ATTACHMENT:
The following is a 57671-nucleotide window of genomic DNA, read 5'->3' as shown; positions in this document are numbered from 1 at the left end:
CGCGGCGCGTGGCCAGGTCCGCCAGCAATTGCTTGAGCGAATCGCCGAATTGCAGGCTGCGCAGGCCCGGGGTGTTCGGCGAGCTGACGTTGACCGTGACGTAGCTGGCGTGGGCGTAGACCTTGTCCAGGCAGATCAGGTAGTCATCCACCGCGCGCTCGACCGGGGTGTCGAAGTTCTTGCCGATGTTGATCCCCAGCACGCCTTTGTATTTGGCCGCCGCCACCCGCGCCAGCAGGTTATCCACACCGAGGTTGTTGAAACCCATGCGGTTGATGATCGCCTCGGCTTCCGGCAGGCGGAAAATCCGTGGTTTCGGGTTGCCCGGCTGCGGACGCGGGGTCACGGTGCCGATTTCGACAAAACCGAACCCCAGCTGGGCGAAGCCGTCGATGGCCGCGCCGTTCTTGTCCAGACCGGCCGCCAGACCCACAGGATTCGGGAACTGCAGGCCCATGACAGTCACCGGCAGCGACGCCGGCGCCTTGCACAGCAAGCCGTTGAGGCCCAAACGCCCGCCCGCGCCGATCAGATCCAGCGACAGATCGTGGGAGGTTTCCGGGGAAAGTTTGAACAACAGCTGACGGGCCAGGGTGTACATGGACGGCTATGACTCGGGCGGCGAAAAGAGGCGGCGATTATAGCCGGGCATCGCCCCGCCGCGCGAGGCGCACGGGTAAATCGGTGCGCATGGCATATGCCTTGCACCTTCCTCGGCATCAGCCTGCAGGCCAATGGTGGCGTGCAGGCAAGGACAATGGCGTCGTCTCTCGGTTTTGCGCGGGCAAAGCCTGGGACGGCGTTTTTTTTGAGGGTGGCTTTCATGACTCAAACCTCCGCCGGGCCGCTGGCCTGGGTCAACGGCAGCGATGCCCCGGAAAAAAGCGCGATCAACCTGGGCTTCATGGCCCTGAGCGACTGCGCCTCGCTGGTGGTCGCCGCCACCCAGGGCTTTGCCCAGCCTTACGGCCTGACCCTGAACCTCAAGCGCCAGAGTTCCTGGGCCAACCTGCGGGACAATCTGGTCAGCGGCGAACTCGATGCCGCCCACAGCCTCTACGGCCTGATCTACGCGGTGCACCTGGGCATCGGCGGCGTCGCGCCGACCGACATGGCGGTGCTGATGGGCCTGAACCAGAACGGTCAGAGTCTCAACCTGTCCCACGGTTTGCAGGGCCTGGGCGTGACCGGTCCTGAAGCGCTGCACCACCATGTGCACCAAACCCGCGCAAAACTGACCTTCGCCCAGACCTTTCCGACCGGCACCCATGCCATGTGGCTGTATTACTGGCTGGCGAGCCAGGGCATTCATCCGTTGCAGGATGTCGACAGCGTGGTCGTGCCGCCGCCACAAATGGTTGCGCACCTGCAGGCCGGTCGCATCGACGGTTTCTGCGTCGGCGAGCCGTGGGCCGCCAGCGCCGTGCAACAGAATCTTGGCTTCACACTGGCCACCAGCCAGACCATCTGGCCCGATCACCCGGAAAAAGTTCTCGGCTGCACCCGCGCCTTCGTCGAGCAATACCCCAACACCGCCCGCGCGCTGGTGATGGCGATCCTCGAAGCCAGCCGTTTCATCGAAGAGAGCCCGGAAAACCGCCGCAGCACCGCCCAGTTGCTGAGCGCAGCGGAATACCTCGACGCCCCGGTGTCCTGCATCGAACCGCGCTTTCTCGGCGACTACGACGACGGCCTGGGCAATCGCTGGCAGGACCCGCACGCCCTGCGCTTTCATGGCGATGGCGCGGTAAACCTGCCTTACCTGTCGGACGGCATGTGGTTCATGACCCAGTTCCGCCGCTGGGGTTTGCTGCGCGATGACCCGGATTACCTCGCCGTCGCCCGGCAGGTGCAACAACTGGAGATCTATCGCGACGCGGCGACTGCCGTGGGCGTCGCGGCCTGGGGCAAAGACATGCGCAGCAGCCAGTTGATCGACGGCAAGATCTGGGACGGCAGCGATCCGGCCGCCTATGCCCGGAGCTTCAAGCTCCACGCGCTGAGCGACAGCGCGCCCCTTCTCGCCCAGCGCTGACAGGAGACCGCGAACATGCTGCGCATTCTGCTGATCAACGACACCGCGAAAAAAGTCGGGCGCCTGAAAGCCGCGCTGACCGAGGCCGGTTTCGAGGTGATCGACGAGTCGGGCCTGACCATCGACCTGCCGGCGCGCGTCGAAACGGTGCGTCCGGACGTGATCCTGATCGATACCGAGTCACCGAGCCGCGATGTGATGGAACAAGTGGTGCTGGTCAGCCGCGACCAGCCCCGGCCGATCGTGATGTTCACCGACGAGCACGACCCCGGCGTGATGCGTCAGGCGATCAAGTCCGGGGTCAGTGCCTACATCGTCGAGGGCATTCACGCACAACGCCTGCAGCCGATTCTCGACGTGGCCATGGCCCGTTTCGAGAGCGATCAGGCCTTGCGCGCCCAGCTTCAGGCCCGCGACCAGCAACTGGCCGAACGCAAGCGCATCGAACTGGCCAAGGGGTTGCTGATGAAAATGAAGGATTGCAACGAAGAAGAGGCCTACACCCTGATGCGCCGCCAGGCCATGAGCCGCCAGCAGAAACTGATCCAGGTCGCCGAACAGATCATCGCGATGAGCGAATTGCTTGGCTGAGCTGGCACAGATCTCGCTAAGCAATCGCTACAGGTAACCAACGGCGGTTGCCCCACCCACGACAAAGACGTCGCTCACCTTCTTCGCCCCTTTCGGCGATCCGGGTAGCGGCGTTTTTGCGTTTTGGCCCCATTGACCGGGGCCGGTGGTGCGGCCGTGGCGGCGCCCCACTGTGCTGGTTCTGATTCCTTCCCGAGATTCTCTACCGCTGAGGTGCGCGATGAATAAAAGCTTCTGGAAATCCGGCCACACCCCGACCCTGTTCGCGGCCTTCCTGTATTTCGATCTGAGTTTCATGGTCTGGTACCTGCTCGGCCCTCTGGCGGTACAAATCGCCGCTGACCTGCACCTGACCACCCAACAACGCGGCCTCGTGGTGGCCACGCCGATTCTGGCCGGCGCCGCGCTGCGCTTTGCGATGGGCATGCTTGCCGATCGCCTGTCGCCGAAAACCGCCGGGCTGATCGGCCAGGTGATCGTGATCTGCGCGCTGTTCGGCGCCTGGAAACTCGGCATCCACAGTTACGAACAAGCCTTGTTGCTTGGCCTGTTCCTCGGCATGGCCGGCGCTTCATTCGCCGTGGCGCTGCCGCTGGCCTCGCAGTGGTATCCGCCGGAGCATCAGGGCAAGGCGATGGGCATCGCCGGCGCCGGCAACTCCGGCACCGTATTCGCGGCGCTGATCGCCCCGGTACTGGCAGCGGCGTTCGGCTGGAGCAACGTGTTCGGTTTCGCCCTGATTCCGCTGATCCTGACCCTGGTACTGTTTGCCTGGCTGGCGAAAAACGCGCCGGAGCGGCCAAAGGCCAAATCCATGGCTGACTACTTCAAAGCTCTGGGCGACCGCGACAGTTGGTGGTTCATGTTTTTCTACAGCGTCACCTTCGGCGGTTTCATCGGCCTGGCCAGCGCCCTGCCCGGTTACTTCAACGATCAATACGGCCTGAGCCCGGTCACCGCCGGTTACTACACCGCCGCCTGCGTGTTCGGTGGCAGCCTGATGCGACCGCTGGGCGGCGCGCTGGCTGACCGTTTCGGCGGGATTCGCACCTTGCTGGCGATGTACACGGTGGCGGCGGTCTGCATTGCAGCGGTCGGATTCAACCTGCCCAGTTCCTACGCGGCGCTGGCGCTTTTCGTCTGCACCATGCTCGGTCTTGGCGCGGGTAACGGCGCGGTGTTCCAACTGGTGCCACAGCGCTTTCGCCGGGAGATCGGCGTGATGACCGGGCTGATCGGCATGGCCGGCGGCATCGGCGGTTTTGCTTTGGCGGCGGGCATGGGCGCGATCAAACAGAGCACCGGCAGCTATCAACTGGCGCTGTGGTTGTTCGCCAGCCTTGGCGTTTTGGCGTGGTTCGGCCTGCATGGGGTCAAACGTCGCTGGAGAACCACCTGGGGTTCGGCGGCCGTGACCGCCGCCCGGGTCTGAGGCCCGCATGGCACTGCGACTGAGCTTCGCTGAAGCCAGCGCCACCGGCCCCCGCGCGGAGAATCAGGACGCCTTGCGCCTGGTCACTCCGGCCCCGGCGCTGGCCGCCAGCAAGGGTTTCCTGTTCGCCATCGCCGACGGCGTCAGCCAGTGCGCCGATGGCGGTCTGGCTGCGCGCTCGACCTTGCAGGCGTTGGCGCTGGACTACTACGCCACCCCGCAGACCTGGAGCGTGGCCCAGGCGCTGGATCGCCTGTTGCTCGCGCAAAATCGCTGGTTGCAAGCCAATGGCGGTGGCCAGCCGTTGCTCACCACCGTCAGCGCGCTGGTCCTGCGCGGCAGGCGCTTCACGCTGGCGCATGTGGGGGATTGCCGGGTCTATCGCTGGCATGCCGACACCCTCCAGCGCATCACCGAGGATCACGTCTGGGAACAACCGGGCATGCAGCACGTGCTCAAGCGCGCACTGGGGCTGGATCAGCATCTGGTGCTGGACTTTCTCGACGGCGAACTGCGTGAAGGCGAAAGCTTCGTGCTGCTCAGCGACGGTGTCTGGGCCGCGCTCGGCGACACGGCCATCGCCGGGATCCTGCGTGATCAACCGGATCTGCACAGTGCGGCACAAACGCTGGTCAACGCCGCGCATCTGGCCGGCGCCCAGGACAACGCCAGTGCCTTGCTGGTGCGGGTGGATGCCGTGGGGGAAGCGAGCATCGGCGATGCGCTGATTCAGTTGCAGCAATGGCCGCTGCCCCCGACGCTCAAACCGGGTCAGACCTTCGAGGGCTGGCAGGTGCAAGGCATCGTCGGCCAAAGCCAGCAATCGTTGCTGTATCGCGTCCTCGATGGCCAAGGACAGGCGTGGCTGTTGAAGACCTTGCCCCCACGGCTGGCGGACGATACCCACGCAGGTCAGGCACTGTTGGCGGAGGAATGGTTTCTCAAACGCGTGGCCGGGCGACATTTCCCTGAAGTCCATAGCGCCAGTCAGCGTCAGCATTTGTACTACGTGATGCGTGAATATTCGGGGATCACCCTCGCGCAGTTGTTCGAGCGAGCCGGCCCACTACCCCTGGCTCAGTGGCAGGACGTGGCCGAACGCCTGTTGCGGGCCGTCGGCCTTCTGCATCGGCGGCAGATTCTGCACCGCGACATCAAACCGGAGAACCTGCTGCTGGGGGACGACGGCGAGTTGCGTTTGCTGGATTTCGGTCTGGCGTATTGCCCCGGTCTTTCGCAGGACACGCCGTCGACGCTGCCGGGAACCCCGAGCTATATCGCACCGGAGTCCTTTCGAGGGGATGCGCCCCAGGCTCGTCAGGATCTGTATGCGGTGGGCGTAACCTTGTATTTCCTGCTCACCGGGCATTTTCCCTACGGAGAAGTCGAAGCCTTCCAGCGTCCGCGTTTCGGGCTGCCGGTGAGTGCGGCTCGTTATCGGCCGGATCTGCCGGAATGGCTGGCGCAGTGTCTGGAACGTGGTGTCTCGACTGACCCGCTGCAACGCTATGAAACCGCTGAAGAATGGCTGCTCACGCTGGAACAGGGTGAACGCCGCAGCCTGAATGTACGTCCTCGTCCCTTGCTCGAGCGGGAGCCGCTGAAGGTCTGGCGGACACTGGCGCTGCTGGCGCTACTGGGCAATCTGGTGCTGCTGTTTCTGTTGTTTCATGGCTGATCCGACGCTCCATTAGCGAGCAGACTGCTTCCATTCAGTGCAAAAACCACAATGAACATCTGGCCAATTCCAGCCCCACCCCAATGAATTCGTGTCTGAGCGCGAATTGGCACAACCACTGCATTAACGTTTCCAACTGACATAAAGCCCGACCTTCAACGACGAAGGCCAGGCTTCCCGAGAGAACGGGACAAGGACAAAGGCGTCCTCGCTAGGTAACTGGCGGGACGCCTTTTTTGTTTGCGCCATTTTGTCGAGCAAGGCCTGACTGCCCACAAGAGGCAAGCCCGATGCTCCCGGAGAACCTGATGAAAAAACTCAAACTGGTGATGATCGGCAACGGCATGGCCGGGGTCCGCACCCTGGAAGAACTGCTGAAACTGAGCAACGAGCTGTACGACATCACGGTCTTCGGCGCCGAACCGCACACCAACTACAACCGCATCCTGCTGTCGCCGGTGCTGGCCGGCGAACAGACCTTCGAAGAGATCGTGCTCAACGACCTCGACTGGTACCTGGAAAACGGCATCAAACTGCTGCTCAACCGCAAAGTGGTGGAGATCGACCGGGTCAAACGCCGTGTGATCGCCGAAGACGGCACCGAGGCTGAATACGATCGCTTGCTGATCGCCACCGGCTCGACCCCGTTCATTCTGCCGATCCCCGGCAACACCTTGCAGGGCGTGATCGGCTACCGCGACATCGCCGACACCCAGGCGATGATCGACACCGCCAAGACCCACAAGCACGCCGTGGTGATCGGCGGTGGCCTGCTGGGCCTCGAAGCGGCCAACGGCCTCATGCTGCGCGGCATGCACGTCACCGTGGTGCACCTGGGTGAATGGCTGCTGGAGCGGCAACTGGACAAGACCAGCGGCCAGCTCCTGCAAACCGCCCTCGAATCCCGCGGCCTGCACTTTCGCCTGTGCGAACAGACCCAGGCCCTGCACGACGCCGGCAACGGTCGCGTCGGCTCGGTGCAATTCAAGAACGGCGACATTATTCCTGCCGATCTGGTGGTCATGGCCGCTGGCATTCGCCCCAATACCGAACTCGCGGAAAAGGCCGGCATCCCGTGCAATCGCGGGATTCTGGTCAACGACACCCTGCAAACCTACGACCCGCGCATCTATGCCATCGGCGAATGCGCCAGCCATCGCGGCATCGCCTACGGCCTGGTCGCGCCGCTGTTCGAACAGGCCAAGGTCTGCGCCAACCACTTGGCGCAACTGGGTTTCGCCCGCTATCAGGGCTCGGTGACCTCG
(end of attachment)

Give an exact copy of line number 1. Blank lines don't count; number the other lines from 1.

The following is a 57671-nucleotide window of genomic DNA, read 5'->3' as shown; positions in this document are numbered from 1 at the left end: